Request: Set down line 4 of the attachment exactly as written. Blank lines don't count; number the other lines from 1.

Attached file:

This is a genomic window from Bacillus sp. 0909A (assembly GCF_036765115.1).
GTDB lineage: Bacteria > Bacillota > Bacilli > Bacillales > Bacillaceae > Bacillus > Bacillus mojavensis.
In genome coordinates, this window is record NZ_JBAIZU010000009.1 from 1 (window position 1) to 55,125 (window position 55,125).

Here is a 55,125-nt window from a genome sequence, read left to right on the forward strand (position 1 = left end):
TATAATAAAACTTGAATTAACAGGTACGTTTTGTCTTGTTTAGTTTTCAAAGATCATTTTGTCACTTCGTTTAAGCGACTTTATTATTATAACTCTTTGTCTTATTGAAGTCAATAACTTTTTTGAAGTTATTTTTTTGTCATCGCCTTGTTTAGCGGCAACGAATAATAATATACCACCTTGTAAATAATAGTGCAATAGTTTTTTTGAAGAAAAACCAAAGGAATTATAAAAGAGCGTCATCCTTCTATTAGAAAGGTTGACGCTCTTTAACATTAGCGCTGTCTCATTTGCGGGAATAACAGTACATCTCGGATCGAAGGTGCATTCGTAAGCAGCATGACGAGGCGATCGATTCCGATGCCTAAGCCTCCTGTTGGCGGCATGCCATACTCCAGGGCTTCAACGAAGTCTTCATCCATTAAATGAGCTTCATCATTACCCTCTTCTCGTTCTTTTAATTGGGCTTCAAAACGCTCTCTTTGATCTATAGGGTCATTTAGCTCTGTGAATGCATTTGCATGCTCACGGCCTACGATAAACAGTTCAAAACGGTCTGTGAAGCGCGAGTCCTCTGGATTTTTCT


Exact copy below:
Here is a 55,125-nt window from a genome sequence, read left to right on the forward strand (position 1 = left end):